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SERIOUS GAMES AND GAMIFICATION IN BUSINESS

Recently Elearning! Magazine published an article on Serious Games in the corporate sector. As there were so many good points, and it is a subject so close to our core business at Totem Learning, I’ve taken the opportunity to reblog it here.

In summary:

The first part of the blog sets the scene and explains some of the reasons why games are so effective in the corporate sector. Points include:

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       How do we measure the effect of a serious game?       

  

    
       
      
         
          
             
                  
             
          

          

         
      
       
    

  


     This post is taken with kind permission from our Lead Instructional Designer, Helen Routledge's "Curiosity Clinic", for more blogs like this  click here . Enjoy!  There are many layers of measuring the impact of a certain training approach of intervention. Typically the accepted measure of proving the worth of a programme was to look at the ROI result. The ROI or Return on Investment gives a financial baseline as to the monetary outlay vs the gained results for a company or organisation. However ROI only gives us a piece of the puzzle when looking at effectiveness.  Personally I don’t focus on ROI. I appreciate it is important to my clients, but I prefer to focus on ROE or Return on Engagement. I prefer to look at the wider organisational and personal (user level) impacts to judge effectiveness. I believe that if you engage someone in a topic, you pique their curiosity and open their eyes to new areas then they will be motivated to learn more, explore more, communicate more and this will have a ripple effect on the organisation.  When looking at engagement there are several stages we look at. And of course this very much depends on the situation at the time, how much access can we have with end users, what data we can capture etc etc but below I’ve outlined the main methodologies we use.  Observation: During play observation we can learn so much about a user’s engagement level. Examining their body language for example we can see if they are leaning in, exploring the game world, and paying attention to the information that is presented to them. By listening to the users, especially if they are playing together in a team, or discussing their actions in a debrief we can truly get an understanding of how much users have taken in. This is great evidence of self-evident assessment, which if you ask me is pure gold when trying to assess if someone has learnt something or altered an attitude or behaviour.  Replay Statistics: If you’re looking for more hard and concrete data you can look at how often users revisit your game. This data is readily available on most LMS’s and of course when we host the games ourselves we can easily access the number of times players re-attempt a scenario or module. An example of this is that we know our Business Game is played on average 4.3 times per player.  Behaviour Change: The gold standard for knowing if you have made an impact is if the end user makes a change, consciously or unconsciously to their behaviour. This may be in the form of internal requests to seek out more information on a topic or a desire to tell others what they have discovered to implementing lessons they have learnt in the game.  Formal assessment: The traditional approach to measuring the effect of a training programme is of course a formal assessment. Be it a multiple question quiz or situational judgement assessment, formal standardised testing is still popular in many courses. In games we can still build this in but we always try to approach formal assessment in a softer way. Games lend themselves naturally to situational judgement assessment, and of course we all know we can do multiple choice questions and branching tree structures.  That data can be captured as a score in the LMS or as a detailed breakdown given to the user highlighting their strengths and areas they need to focus on.  These are just a few examples of the areas we look into when evaluating the success of our products. Every client and every situation is different and we always take into account their unique environment and situation to craft an evaluation piece that is suitable. Sometimes the data is built into the game interface as a numerical score and in other instances we impart the softer consequences of choosing a particular path. The mechanics we choose depends greatly on the audience demographics, environment culture and intended outcome.  But what is important and where I want to end is to reiterate the Return on Engagement. If you want to measure training impact then look at your training as a whole. Does it offer users opportunities to explore content freely and openly, does it encourage them and does the tone of content give meaning to them as individuals as well as the business.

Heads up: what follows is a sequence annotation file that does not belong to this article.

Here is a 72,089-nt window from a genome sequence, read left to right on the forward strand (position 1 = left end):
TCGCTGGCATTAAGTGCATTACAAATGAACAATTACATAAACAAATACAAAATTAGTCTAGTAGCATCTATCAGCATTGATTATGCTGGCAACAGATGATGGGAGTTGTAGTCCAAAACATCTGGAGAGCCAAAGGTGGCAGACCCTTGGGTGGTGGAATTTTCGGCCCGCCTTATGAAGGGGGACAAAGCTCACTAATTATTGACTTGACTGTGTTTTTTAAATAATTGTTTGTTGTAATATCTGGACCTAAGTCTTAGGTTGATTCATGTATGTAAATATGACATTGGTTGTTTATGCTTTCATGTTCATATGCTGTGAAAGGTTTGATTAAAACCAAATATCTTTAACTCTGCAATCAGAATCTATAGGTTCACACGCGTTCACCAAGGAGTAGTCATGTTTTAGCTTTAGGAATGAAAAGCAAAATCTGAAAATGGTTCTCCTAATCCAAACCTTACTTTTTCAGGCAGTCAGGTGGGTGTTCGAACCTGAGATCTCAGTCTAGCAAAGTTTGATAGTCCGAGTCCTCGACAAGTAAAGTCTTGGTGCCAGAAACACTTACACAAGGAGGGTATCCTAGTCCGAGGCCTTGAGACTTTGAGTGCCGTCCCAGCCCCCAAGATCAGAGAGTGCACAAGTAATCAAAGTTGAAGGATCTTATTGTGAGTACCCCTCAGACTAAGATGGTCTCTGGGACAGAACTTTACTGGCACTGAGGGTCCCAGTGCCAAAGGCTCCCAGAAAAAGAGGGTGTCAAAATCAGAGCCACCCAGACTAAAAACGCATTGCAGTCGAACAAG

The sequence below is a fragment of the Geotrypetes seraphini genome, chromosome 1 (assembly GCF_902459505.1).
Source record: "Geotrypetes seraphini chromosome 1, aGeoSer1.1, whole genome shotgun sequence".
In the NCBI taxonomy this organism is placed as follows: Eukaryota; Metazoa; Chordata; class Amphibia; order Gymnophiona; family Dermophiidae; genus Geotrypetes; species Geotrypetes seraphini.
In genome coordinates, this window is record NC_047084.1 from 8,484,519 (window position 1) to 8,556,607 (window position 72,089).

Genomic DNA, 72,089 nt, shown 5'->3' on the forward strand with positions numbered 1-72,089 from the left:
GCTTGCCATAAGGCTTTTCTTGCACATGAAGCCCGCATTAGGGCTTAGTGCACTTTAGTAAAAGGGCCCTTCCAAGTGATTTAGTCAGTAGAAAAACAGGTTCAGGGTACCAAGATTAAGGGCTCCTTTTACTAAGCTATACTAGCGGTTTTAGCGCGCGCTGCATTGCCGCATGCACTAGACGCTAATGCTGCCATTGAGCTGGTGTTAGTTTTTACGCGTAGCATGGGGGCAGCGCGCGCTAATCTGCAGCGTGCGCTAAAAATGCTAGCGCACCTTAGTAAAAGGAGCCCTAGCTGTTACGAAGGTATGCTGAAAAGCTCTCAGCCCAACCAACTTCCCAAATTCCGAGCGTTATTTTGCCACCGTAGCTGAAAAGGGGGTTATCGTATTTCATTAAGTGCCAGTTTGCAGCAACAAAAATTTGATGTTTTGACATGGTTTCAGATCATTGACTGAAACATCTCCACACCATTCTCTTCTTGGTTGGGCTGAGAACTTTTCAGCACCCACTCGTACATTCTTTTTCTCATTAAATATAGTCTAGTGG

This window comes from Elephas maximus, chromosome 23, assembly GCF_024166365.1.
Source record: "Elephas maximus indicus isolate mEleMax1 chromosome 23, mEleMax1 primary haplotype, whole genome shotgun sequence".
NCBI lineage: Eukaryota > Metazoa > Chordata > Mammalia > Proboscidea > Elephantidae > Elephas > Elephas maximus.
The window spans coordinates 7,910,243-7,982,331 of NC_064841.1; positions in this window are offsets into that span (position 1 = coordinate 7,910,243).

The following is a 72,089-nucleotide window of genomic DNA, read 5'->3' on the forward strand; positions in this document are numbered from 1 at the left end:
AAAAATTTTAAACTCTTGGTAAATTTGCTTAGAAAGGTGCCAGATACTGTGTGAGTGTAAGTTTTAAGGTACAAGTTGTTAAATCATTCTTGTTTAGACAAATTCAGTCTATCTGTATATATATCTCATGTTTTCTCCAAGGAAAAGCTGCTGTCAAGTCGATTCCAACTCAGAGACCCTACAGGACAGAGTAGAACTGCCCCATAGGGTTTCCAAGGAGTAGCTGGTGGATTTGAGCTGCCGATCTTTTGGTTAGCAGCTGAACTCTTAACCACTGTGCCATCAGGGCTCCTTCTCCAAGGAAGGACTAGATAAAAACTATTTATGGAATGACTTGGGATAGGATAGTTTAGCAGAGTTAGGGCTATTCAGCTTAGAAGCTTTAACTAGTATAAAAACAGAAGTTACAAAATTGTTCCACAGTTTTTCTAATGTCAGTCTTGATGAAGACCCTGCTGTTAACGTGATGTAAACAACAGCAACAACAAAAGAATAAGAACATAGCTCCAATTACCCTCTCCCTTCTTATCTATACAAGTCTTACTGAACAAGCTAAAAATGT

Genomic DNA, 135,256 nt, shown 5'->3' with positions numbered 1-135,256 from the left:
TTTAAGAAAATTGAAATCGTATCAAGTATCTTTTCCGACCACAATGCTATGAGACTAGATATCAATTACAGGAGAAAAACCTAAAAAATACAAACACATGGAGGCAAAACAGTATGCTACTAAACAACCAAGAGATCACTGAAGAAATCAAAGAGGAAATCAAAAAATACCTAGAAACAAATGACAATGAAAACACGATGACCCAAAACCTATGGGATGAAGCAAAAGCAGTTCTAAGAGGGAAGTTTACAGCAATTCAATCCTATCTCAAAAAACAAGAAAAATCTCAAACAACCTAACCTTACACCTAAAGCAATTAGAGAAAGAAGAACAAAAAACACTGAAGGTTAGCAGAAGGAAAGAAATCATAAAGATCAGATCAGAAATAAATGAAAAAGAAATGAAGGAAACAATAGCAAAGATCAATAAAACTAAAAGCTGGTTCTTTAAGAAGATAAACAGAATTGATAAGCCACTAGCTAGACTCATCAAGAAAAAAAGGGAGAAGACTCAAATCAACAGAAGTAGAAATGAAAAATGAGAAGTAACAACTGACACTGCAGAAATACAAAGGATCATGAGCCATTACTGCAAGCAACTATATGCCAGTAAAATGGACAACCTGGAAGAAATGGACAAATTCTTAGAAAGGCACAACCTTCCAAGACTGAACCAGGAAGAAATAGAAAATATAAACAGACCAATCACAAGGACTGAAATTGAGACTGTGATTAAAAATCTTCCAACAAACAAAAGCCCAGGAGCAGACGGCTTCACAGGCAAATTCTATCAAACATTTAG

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HOW DO WE MEASURE THE EFFECT OF A SERIOUS GAME?

There are many layers of measuring the impact of a certain training approach of intervention. Typically the accepted measure of proving the worth of a programme was to look at the ROI result. The ROI or Return on Investment gives a financial baseline as to the monetary outlay vs the gained results for a company or organisation. However ROI only gives us a piece of the puzzle when looking at effectiveness.

Comment